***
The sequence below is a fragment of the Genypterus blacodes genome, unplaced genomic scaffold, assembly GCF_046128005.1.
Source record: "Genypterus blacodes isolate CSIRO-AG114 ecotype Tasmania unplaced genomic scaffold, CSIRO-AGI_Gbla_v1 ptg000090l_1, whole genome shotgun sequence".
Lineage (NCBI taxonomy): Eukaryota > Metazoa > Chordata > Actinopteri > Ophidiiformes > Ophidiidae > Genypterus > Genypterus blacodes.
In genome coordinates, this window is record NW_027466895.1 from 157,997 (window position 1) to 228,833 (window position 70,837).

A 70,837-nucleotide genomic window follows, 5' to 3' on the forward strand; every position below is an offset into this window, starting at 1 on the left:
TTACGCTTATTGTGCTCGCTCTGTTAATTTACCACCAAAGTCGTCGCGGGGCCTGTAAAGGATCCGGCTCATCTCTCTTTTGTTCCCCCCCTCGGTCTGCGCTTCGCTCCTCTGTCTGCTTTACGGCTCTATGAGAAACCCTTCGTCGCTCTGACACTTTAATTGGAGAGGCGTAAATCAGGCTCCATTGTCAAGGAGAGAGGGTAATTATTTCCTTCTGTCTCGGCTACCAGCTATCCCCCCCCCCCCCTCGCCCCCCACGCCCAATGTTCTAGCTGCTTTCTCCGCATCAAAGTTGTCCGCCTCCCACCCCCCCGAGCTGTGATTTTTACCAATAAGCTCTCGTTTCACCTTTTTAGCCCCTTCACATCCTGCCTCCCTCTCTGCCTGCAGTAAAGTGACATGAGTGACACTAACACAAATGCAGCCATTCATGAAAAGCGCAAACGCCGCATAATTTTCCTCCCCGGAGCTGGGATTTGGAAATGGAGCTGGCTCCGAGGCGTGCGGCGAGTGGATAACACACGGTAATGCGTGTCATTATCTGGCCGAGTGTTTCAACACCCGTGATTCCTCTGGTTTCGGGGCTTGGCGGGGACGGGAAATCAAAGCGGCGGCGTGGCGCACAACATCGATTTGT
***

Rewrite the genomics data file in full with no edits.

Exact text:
The sequence below is a fragment of the Genypterus blacodes genome, unplaced genomic scaffold, assembly GCF_046128005.1.
Source record: "Genypterus blacodes isolate CSIRO-AG114 ecotype Tasmania unplaced genomic scaffold, CSIRO-AGI_Gbla_v1 ptg000090l_1, whole genome shotgun sequence".
Lineage (NCBI taxonomy): Eukaryota > Metazoa > Chordata > Actinopteri > Ophidiiformes > Ophidiidae > Genypterus > Genypterus blacodes.
In genome coordinates, this window is record NW_027466895.1 from 157,997 (window position 1) to 228,833 (window position 70,837).

A 70,837-nucleotide genomic window follows, 5' to 3' on the forward strand; every position below is an offset into this window, starting at 1 on the left:
TTACGCTTATTGTGCTCGCTCTGTTAATTTACCACCAAAGTCGTCGCGGGGCCTGTAAAGGATCCGGCTCATCTCTCTTTTGTTCCCCCCCTCGGTCTGCGCTTCGCTCCTCTGTCTGCTTTACGGCTCTATGAGAAACCCTTCGTCGCTCTGACACTTTAATTGGAGAGGCGTAAATCAGGCTCCATTGTCAAGGAGAGAGGGTAATTATTTCCTTCTGTCTCGGCTACCAGCTATCCCCCCCCCCCCCTCGCCCCCCACGCCCAATGTTCTAGCTGCTTTCTCCGCATCAAAGTTGTCCGCCTCCCACCCCCCCGAGCTGTGATTTTTACCAATAAGCTCTCGTTTCACCTTTTTAGCCCCTTCACATCCTGCCTCCCTCTCTGCCTGCAGTAAAGTGACATGAGTGACACTAACACAAATGCAGCCATTCATGAAAAGCGCAAACGCCGCATAATTTTCCTCCCCGGAGCTGGGATTTGGAAATGGAGCTGGCTCCGAGGCGTGCGGCGAGTGGATAACACACGGTAATGCGTGTCATTATCTGGCCGAGTGTTTCAACACCCGTGATTCCTCTGGTTTCGGGGCTTGGCGGGGACGGGAAATCAAAGCGGCGGCGTGGCGCACAACATCGATTTGT